In the last chapter David was noble and godly, full of grace. This chapter seems to exist to tell us not to get too carried away with him.

A greedy man, Nabal  is married to a woman, Abigail, David finds attractive. So you gotta wonder about David’s motives when he sets a test to expose what a scoundrel nabal is, and then resolves to destroy him because of it.

God has given David power, military strength and resources to be king. Not to kill selfish men with gorgeous wives.

The intervention of God in the story saves David from his own abuse of power. First Abigail comes and pleads for nabal with gifts and apologies. Her eloquent beautifully brave persuasion is the heart of the chapter. I’d marry her myself! 

David attributes her intervention to God saving all of Nabals men from slaughter.

Then in a convenient and literal Deus ex machina twist Nabal dies of a mysterious disease, which is also attributed to God. So, happy ending, David gets to marry Abigail, after she has demonstrated her worth, without a corrupting slaughter. 

Yet. But his tendency towards lust and abuse of power has been foreshadowed.

And the narrative coolly notes that David married another wife as well, and that Saul traded his first wife Michal off to another king (remember her… She engineered his escape from the palace a few chapters ago).  A reality faceslap worthy of Jane Austen, just when you were feeling all romantic. 

A woman, Abigail, is the hero and voice of God in this story, but their lives, even the daughters of kings, pretty much sucked.

1 Samuel 24

Classic story of grace. David gets Saul cornered when he wanderers into the caves they were hiding out in. But he won’t kill him and Saul walks free.

David has the opportunity to talk with Saul and explains that he won’t act against him as the lord’s anointed. Saul is shamed and promises to stop attacking David if David just agrees not to obliterate his line.

Saul appears, at least here, to be as jonathan said in the last chapter. Ultimately he accepts that God is in charge and can make David king.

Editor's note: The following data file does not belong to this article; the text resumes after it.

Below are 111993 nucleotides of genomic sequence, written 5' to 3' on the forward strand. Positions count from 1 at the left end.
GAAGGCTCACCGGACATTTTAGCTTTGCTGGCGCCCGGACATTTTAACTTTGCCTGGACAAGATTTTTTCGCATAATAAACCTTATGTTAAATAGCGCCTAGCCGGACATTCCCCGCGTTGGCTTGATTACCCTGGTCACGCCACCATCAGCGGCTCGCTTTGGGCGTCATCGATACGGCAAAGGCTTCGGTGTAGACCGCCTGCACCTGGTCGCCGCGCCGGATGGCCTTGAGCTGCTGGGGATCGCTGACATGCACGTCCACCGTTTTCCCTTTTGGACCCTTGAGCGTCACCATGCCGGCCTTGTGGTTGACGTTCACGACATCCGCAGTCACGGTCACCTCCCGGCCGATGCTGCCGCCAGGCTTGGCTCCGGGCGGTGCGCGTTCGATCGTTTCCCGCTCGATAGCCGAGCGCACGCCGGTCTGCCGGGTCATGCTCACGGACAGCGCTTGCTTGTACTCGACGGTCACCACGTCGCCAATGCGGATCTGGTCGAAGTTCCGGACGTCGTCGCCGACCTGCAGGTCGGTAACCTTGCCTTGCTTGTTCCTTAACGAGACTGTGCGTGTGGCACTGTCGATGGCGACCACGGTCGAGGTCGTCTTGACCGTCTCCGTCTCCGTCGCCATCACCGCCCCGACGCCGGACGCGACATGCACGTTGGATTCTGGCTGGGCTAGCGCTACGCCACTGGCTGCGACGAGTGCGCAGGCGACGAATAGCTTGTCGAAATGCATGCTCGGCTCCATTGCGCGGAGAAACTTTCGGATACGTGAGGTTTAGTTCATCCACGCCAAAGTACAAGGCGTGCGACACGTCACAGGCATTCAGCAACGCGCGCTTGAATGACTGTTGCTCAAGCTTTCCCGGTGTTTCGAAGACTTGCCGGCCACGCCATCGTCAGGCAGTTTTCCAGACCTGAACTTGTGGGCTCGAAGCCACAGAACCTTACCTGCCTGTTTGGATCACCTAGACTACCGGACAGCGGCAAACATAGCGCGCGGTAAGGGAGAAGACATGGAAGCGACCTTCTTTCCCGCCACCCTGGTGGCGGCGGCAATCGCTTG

David does not have what Donald trump would call a winning temperament. He doesn’t hit back twice as hard when hit. What he displays here is a profoundly godly temperament. His behaviour has nothing to do with his own victory or power and everything to do with god’s.

It’s refreshing. It’s like learning to believe in good again, truth will out, fair play will triumph. 

With a wave of backlash around the world, the gospel of putting yourself first, this is a prayer I suddenly want to pray with passion.

1 Samuel 23

Complicated time in Israel’s history, Saul and David are conducting a civil war with constant breaks for international war against the philistines.

David has learned his lesson about involving people in his fight against Saul. He takes a side quest to save a city from the philistines. he then leaves the city before Saul can come and start killing the inhabitants for associating with him. 

David’s group, on the run, is nearly encircled by Saul’s forces, but Saul is called away to yet another philistine aggression.

This while episode is about Saul’s refusal to accept god’s will if it means losing earthly power. Saul struggles to find David, but Jonathan, who shares in god’s grace with David, is mysteriously able to visit him at will. He reports that Saul knows David will inevitably be king. 

I was struck with David’s easy relationship with God. He talks conversationally with him, and also consults a priest to discern the will of God. I’m puzzled by the varying methods. But the message is clear: god is with David, every step. 

Saul praises god when a city informs on David’s whereabouts during the manhunt: both sides of a war always claim God. 

But Saul’s quest is defiant, his religion empty and self serving.